Businesses in Askham Towns and Villages of Cumbria

Askham

(See also Lowther, Lowther Castle and Moor Divock)

Askham cottages and green By Graeme DougalA mile of green and trees decorate the roadway and define the village of Askham. Whitewashed cottages inhabit the landscape where ancient man once lived. Evidence for early habitation-hut circles and ancient remains still exists at nearby Skirsgill Hill and Moor Divock.

The village name was, at first, Ascum, or Ascom, deriving from ‘home of Aske’. Sir Robert Aske, an influential man during Henry VIII's time, may have descended from the same family. Other scholars think the name comes Askham Queen's Head pub 1682 By Graeme Dougalfrom the Saxon ‘esc’, a hazelnut, or the Old Latin word ‘ascum’, meaning a boat.

There are two pubs in Askham. One, the 17th century Queen's Head, retains many of its original features, including wooden beams. The 18th century Punch Bowl on the village green is furnished with an antique settle, Chippendale dining chairs, and rushwork ladder-back seats. Askham Punch Bowl Inn By Graeme DougalOriginally part of a smallholding pig farm and orchard, the Punch Bowl became a watering hole for travellers on the way to the village of Mardale (now under the waters of Haweswater Reservoir). Both inns welcome travellers with warming fires.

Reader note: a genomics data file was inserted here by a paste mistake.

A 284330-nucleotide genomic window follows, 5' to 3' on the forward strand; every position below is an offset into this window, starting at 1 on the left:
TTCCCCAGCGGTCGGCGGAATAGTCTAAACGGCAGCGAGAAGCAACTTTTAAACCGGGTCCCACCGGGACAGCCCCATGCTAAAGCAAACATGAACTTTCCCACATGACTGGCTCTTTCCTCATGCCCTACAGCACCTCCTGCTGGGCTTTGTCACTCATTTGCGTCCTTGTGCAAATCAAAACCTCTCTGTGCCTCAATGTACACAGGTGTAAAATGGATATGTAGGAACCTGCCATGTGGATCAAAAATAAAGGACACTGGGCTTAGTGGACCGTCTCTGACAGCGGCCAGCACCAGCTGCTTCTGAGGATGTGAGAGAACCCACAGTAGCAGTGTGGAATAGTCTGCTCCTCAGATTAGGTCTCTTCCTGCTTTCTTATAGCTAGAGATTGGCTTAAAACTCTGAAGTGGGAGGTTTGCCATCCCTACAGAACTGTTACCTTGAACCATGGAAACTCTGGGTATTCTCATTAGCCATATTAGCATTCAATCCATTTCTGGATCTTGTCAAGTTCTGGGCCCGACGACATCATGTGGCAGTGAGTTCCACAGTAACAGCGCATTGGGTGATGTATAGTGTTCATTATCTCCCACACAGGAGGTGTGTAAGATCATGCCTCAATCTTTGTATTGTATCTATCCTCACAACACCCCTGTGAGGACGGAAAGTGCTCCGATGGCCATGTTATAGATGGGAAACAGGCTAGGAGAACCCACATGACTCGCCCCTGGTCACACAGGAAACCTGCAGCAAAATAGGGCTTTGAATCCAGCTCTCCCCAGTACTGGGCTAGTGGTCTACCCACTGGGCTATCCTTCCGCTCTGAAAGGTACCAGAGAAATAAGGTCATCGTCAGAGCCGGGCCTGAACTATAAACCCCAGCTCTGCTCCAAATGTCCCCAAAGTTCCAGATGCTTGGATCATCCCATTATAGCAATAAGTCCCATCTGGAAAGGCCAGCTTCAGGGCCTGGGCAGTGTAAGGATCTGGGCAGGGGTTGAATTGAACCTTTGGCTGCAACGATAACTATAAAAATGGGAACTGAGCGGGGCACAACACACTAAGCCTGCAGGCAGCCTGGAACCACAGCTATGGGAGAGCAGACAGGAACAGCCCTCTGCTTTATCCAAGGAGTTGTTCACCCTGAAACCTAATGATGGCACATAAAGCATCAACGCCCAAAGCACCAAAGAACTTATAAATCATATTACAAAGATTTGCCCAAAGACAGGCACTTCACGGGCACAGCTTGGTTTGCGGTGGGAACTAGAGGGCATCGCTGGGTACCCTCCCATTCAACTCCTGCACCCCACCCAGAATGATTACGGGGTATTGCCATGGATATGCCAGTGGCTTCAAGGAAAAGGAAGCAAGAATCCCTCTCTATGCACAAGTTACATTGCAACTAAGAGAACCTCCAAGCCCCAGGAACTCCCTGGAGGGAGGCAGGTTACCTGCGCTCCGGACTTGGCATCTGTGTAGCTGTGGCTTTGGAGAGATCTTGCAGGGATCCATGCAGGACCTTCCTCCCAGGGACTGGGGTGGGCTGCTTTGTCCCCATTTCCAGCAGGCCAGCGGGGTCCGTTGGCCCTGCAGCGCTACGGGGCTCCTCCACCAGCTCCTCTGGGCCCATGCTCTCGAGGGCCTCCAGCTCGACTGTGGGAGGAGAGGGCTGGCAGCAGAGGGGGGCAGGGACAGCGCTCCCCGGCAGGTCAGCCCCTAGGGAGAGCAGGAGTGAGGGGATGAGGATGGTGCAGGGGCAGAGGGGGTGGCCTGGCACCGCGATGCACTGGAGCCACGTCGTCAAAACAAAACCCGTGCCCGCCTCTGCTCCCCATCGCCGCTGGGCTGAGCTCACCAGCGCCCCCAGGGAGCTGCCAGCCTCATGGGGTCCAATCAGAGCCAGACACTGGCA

Askham farm house By Graeme DougalAskham Hall, at the lower end of the village, was a 14th century pele tower and the home of the Sandford family for 300 years. They converted it into an Elizabethan mansion in 1574. We know this because of the inscription over the gate:

"Thomas Sandford, esquire,
For this paid meat and hyre,
The year of our Saviour
XV hundrethe seventy-four."

In 1724 Askham became part of the Lowther estate when it was taken over by the Earl of Lonsdale.

Askham St Peter's church 1832 By Graeme DougalA short distance away from the village and huddled under the cliffs beside the river is St Peter's Church, a grade II listed building. The church, built in 1832 by Sir Robert Smirke and funded by the Earl of Lonsdale, took the place of a 1240 building dedicated to St Kentigern. The old church had two bells, a large aisle, and a monument to Sir William de Sandford (died 1416). A 16th century south transept still remaining was a burial chapel for Askham Hall's family, the Sandfords. Bright and plain inside, the church windows have leaded diamond-shaped windowpanes. In the church is a 17th century font.

Askham, by the River Lowther, lies in the Lowther Estate and is overlooked by the ruins of Lowther Castle, which became too expensive to keep up and was abandoned. It still reflects its past as an estate village.

Photos courtesy of Graeme Dougal

Askham village green Askham church
Askham old house Askham old cottage

Photos courtesy of Karen Flowers

Askham is 4 miles south of Penrith.

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